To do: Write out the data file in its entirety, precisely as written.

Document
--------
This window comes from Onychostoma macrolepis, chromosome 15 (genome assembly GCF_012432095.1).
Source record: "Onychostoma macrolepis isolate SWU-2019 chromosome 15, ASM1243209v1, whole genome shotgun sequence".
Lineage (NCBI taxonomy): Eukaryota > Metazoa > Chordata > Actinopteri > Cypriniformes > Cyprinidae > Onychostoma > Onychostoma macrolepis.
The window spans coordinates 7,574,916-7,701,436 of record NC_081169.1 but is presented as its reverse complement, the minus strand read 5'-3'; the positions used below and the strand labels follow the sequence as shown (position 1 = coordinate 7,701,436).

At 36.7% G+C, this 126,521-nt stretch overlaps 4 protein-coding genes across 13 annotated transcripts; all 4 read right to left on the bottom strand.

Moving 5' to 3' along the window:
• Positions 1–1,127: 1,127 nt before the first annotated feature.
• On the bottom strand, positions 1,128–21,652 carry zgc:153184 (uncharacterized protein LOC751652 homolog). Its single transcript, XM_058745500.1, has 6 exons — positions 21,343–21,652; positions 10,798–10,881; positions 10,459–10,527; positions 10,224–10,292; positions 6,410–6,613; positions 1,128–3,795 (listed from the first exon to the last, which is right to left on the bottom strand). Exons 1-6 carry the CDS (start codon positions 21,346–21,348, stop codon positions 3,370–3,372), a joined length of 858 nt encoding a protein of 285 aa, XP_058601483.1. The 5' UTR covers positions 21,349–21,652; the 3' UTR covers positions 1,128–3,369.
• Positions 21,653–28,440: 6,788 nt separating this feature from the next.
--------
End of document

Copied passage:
This window comes from Onychostoma macrolepis, chromosome 15 (genome assembly GCF_012432095.1).
Source record: "Onychostoma macrolepis isolate SWU-2019 chromosome 15, ASM1243209v1, whole genome shotgun sequence".
Lineage (NCBI taxonomy): Eukaryota > Metazoa > Chordata > Actinopteri > Cypriniformes > Cyprinidae > Onychostoma > Onychostoma macrolepis.
The window spans coordinates 7,574,916-7,701,436 of record NC_081169.1 but is presented as its reverse complement, the minus strand read 5'-3'; the positions used below and the strand labels follow the sequence as shown (position 1 = coordinate 7,701,436).

At 36.7% G+C, this 126,521-nt stretch overlaps 4 protein-coding genes across 13 annotated transcripts; all 4 read right to left on the bottom strand.

Moving 5' to 3' along the window:
• Positions 1–1,127: 1,127 nt before the first annotated feature.
• On the bottom strand, positions 1,128–21,652 carry zgc:153184 (uncharacterized protein LOC751652 homolog). Its single transcript, XM_058745500.1, has 6 exons — positions 21,343–21,652; positions 10,798–10,881; positions 10,459–10,527; positions 10,224–10,292; positions 6,410–6,613; positions 1,128–3,795 (listed from the first exon to the last, which is right to left on the bottom strand). Exons 1-6 carry the CDS (start codon positions 21,346–21,348, stop codon positions 3,370–3,372), a joined length of 858 nt encoding a protein of 285 aa, XP_058601483.1. The 5' UTR covers positions 21,349–21,652; the 3' UTR covers positions 1,128–3,369.
• Positions 21,653–28,440: 6,788 nt separating this feature from the next.